George Sprott


I have been an intermittent reader of the Sunday funnies as printed in the NYTimes magazine, but not much of a fan. Leave it to the Times to take all of the lower east side ruff -n-tumble out of the comics and dress’em up and slick back their hair for presentation to society-folk uptown.
The Funnies weren’t good enough for the Times, they had to wait until comics had been officially declared “Art” by the rest of the world before presenting them to mother. (And not on newsprint either-might soil your hands.)
That being said, of the many excellent cartoonists given audience in those pages in the last few years, none has fared better within the weekly format than Seth, whose contribution, “George Sprott”, has just been collected in a beautiful package by Drawn & Quarterly.
I had been eagerly anticipating a “Sprott” collection, and somehow thinking it was to take the humble format of “Wimbeldon Green” , I was not prepared for the oversize book I finally held in my hands. To cut to the chase( for those who have lives), this is a terrific book, gorgeous to behold and far surpassing my expectations. It very well may be Seth’s best work yet, it is certainly my favorite. Go buy it now.
Seth is one of those few cartoonists whose visual style is so perfectly suited to his literary pre-occupations you might have thought he worked it up as some graduate thesis in post-modern aesthetics. But rather than some distant academic pursuit, total immersion in “style” is an absolute necessity of life for Seth, a compulsion thoroughly examined in “It’s a Good Life if You Don’t Weaken”, his first book.
That pre-occupation has something to do with style-not as fuel for nostalgic reverie, but as signifier of a futile quest-to come to terms with life’s passing, and to grasp something solid from the sand that slips through the hourglass. There is no stopping time, but in the post-modern era, style is all that is left to us. Movie set designers have made careers out of reconstructing the look of the past in exacting detail-masterfully manipulating the cultural signifiers of memory and loss( was the world ever sepia-tone? Or black and white?) and we accept that manipulation as not only pre-requisite for a journey to an historical period , but as some kind of proof of authenticity-as if the “authentic past” were something tangible, something verifiable in experience.
In “George Sprott” , as well as in “Wimbeldon Green” , Seth’s visual style presents as an apparent pastiche of some undefinable past manner of the cartoon-whether from the back pages or side bars of magazines from the ’40’s or ’50’s, or the gag cartoons of “The New Yorker” -we’re never exactly sure. While at the same time, that style, both in surface and substance, is absolutely contemporary, impossible to conceive of in any other era. In Seth’s visualizations the past is fuzzy and indistinct, yet it is right there- forever present and out-of reach.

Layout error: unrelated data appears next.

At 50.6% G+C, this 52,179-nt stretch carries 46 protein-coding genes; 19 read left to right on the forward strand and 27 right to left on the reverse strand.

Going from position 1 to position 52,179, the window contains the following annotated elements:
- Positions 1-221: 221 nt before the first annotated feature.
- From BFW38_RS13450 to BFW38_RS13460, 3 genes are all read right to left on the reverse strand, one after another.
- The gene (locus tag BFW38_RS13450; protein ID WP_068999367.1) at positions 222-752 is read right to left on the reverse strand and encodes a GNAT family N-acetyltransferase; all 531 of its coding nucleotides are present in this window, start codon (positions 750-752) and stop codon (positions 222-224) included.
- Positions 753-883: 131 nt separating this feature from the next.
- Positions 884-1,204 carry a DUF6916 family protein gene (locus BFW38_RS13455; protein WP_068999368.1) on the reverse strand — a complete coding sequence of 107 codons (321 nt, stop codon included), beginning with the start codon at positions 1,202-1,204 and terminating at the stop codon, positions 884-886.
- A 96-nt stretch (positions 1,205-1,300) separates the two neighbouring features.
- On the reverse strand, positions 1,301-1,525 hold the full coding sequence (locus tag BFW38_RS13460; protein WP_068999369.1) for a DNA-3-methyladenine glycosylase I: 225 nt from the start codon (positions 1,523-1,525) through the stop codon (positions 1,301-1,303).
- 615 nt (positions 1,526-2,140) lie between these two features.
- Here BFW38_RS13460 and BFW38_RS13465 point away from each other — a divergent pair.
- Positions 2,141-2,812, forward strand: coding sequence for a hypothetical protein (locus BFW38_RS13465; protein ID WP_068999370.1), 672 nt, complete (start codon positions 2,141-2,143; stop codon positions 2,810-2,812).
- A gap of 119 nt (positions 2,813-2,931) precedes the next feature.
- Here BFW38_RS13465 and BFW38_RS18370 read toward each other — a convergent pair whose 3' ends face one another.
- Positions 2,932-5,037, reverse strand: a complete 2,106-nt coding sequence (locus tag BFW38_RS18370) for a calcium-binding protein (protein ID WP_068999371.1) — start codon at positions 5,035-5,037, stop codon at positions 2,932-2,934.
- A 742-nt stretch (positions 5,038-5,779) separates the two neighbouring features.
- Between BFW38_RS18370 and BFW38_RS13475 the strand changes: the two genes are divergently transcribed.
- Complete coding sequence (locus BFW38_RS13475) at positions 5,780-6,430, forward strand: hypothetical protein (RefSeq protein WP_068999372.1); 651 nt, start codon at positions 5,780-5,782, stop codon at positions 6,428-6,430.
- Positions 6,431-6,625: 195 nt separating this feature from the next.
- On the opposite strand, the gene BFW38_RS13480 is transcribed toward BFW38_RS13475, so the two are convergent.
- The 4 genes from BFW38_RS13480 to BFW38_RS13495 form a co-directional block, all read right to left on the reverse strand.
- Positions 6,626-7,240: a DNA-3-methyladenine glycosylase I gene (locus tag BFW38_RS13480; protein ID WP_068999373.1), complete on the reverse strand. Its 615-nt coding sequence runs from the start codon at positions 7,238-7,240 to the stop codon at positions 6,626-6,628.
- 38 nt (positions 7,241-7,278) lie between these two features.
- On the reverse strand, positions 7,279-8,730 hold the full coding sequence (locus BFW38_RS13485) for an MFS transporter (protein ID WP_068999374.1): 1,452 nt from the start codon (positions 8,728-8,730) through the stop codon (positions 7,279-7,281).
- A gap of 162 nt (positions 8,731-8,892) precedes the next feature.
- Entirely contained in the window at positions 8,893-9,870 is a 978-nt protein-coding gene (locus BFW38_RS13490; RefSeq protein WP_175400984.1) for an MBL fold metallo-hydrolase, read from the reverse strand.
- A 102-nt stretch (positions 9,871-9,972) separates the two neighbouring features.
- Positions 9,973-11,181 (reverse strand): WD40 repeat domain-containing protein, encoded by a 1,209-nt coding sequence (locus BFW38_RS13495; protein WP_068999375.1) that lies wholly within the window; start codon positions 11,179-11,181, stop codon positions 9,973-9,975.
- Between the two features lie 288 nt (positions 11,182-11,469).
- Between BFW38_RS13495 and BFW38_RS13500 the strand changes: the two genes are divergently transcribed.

And what is wonderful in “George Sprott”-and I think a grand achievement amidst Seth’s body of work, is the application of this approach- with all of its contradictions- in the service of portraiture. For Sprott too, is right there; given to us in fits and starts, in broad, sweeping strokes-as detailed a portrait as any of us is ever likely to receive-and yet Sprott remains unknowable, an unresolved tangle of reminiscences.
Television has become one the major repositories of cultural memory, we judge entire eras by their television “look”-(as if all of the Sixties really looked like “The Mamas and the Papas” on the Ed Sullivan show, and the Seventies like “the Brady Bunch” and “Charlie’s Angels”) and Seth’s lead character is aptly enough, a television personality of the 1960’s. Fittingly, all of the tapes for his shows have been lost, and so, that particular past, which would necessarily dominate all other pasts competing to define George Sprott, is left to be filled in by the voices of the interviewees; the friends, colleagues and relatives who tell his story. What are we missing without these video tapes? The suggestion is– that while the TV shows are a tantalizing missing piece of the puzzle –not much. The essence of a life, lies beyond television’s capabilities-and well beyond that of any single memory. We think we know Ed Sullivan, Robert Young, George Reeves. But what do we know? An image, a phantom, splayed out upon a screen in endless repetition.
How many times have we watched dvds of some obscure television show from our childhood, in the vain, unspoken hope that via the flickering images on the screen we might touch, feel, smell -something of that we have lost? Like the character in Jack Finney’s “Time and Again” we
think by laying out the artifacts of a period past we might construct a time machine–as if time were merely some intellectual construct, rather than biological necessity.
The narrator of Seth’s masterwork speaks simply and eloquently of time, and in so doing sums up the cartoonist’s ambition and achievement: “…Maybe it’s like these funnies…”

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